In the world of crypto, 2021 has been a watershed year – from bitcoin becoming legal tender to NFT mania and then, of course, the absolute explosion in DeFi. Traditional finance is scrambling to keep up with the pace of innovation. ING, the Dutch financial services giant, is the latest wanting to get in on the act.
ING Dips Toes into DeFi
ING, with US$1 trillion under management, made a presentation at the Singapore Fintech Festival where it announced that it was working on a trial of its DeFi, peer-to-peer lending protocol with the Netherlands Authority for the Financial Markets.
We are looking into peer-to-peer lending in a DeFi kind of setup. But then not on bitcoins. What is interesting to us is how you can probably create peer-to-peer lending or open up lending capabilities with different kinds of collateral. So with different ways of doing this rather than with volatile bitcoin.Annerie Vreugdenhil, chief innovation officer, ING
In a white paper published earlier this year, ING outlined how lending protocol Aave, built atop the Ethereum blockchain, was one of the more promising examples of innovation in the industry. Leveraging smart contracts, Aave would enable borrowers to deposit crypto as collateral and take out stablecoin loans.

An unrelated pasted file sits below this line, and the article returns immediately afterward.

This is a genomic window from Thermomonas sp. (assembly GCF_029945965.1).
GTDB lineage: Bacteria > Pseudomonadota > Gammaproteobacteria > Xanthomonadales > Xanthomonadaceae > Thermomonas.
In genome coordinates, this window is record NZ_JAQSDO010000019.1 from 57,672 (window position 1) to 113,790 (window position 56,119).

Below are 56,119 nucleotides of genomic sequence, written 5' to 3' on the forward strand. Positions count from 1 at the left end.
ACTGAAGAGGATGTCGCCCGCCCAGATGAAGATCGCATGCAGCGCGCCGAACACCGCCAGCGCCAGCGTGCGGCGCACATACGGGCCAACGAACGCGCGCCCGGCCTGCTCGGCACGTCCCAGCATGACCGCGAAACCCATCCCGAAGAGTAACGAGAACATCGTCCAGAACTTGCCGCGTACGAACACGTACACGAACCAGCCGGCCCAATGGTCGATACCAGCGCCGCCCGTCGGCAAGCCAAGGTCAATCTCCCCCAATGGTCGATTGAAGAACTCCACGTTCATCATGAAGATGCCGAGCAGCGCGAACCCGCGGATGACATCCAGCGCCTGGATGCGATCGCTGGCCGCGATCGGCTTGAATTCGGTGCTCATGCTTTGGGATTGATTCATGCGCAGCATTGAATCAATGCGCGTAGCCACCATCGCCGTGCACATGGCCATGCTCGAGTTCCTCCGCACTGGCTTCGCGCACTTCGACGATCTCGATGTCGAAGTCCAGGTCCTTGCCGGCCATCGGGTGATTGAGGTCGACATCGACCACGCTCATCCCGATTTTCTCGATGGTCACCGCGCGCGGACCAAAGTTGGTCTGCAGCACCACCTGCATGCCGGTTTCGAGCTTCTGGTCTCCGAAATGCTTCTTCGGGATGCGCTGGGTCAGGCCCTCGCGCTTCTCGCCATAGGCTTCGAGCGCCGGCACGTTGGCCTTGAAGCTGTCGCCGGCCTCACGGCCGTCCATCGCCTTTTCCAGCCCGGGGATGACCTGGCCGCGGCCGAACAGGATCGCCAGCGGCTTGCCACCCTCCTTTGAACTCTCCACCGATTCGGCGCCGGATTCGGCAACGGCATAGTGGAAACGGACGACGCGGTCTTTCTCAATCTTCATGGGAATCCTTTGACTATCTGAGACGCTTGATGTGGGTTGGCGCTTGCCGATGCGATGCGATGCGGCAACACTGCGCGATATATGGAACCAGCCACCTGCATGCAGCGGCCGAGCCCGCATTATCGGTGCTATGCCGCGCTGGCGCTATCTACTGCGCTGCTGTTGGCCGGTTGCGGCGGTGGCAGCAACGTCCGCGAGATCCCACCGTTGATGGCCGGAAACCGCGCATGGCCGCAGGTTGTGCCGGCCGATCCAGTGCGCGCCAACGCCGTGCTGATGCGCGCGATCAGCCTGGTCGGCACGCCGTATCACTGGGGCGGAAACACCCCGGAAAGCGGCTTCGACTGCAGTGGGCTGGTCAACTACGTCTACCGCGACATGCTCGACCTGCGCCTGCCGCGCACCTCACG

Despite recognising the benefits of DeFi (borderless payments, 24/7 operations and speed of transactions), the white paper noted several material drawbacks.
One main drawback highlighted by ING was that since borrowing and lending required collateral, it would not enable the creation of new money that could otherwise be used for financing entrepreneurial activities.
In short, ING’s objection appears to be that the very notion of DeFi runs counter to the foundation of fractional reserve banking, on which its entire business is founded. This concern from a legacy company is of course unsurprising, and time will tell how it reconciles current operations with DeFi.
DeFi Adoption Goes Parabolic in 2021
Since the beginning of the year, the total value locked in DeFi has increased more than tenfold. That said, there have been innumerable instances of hacks, leaks and breaches in 2021 – some of the higher-profile instances included Indexed Finance, Zabu Finance and C.R.E.A.M Finance.
While these hacks may serve to slow down adoption in the short run, traditional financial institutions would be well advised to keep their eye on the ball to ensure they are not left behind in the wake of unprecedented innovation.
As an example of an institution that doesn’t want to be left behind, consider Australia’s Commonwealth Bank, which last week announced that its customers would be able to buy crypto natively through its banking interface. If you can’t beat them, join them.
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